But by the end, there is a growing possibility that the American may be about to attack Changez , who it is revealed is now a college professor who supports his students' anti-american demonstrations. Still, if Changez should be the victim, then his tone of knowingness sounds fake ("Oh you are made nervous by our waiter? It's true he is a powerful man with a grim face and keeps looking at us, but it's really just his natural expression..." ) I get the issues, and empathize with the story of the young man who thinks he is joining the American elite but never really has a chance, and his horror when he realized he is rejoicing when the U.S. is attacked.
I guess I liked the back story so much that I didn't feel the need for the cleverness of the narrative strategy.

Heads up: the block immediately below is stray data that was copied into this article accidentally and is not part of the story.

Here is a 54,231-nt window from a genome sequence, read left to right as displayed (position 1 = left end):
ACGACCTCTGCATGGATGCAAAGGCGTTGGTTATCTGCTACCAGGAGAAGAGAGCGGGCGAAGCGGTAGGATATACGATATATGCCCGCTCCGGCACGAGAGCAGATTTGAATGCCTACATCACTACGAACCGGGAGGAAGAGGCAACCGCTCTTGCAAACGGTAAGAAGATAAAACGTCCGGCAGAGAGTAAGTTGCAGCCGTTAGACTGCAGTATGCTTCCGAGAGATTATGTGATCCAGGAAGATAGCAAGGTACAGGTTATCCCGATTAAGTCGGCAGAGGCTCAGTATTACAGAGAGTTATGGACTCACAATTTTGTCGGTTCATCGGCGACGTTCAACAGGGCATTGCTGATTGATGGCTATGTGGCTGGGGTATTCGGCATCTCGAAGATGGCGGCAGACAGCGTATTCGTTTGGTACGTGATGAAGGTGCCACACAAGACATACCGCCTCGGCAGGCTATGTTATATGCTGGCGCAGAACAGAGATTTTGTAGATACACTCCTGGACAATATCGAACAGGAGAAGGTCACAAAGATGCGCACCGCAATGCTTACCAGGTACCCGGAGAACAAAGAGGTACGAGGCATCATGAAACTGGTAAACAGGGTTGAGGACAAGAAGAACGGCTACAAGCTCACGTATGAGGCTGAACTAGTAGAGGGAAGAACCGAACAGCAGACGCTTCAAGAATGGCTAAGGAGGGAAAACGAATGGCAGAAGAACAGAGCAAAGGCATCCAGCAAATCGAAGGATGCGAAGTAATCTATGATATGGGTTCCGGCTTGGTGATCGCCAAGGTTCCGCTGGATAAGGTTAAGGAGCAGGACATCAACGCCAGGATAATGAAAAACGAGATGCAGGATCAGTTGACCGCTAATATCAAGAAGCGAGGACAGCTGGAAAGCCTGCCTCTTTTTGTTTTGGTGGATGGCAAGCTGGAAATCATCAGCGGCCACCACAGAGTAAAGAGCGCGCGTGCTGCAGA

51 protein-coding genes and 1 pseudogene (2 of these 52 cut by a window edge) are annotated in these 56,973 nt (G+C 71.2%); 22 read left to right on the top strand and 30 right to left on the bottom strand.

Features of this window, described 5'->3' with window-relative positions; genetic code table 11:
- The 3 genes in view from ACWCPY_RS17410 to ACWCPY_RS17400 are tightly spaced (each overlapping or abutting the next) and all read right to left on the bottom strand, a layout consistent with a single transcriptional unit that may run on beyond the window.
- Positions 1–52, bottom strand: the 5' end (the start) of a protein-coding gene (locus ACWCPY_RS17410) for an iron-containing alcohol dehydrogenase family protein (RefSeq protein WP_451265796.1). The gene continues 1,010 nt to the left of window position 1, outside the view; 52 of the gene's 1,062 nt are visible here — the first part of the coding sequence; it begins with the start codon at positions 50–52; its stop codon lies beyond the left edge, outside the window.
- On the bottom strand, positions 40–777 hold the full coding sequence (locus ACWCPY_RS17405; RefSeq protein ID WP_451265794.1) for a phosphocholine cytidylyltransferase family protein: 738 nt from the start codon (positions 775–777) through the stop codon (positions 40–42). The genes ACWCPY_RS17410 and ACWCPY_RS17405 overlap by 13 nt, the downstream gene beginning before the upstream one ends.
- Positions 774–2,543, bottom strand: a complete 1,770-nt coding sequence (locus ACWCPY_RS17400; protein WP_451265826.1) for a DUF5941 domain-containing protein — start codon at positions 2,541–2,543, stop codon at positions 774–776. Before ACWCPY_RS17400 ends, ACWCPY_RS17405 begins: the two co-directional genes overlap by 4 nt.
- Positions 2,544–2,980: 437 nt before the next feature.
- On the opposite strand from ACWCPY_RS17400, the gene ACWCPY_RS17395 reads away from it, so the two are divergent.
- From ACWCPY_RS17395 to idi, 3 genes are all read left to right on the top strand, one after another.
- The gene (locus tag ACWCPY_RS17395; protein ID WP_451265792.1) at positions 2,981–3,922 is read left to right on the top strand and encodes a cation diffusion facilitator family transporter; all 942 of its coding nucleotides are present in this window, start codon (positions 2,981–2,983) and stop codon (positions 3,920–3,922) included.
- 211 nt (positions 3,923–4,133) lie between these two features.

Earthly Remains by Donna Leon

I expect you have to be a fan of Donna Leon's Inspector Brunetti books to like this one. It is a downer, and (spoiler! spoiler!) you don't find out for sure there has been a murder (although you suspect it strongly) until the final page. Brunetti and his colleagues do some investigating, but the end is a win for the corporate polluters of the laguna who kill at will and get off scot free.
I've been enjoying Leon's novels for a while, and now I'm trying to remember if any of them actually end with punishment for the murderers? Some of them surely do. As usual, I read mostly for Venice, or in this case an island that is apparently under the jurisdiction of Venice's police force. It was nice to see Brunetti get at least part of a vacation.



Book Recommendations from Dolly Withrow